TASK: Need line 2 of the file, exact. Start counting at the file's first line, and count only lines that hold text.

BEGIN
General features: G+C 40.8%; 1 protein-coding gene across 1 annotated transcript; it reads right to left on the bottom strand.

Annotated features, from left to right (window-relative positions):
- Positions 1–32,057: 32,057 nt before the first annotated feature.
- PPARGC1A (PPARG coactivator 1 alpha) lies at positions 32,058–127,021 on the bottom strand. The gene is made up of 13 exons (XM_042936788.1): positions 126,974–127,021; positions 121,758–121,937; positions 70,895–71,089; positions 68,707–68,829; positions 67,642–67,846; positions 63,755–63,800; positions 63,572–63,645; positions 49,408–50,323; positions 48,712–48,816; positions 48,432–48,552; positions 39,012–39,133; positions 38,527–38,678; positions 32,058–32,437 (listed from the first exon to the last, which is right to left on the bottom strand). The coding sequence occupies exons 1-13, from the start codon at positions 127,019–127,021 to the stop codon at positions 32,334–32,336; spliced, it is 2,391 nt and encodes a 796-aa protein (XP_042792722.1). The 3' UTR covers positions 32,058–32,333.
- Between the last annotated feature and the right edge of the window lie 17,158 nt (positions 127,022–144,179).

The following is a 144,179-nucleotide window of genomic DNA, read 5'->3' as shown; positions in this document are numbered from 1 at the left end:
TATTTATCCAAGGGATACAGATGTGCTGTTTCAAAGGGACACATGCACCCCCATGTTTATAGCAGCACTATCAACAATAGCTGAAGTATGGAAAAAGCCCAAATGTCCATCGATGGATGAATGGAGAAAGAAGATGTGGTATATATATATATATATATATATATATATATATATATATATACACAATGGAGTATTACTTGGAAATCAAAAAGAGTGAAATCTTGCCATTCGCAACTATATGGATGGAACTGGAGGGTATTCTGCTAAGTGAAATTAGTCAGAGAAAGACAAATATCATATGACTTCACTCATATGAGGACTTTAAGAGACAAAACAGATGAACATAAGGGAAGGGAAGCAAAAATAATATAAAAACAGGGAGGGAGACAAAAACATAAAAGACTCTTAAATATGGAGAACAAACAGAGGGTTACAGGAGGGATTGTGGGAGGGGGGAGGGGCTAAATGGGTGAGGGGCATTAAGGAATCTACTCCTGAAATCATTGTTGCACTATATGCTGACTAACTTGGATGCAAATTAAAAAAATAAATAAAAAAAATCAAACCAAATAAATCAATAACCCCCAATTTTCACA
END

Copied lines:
Annotated features, from left to right (window-relative positions):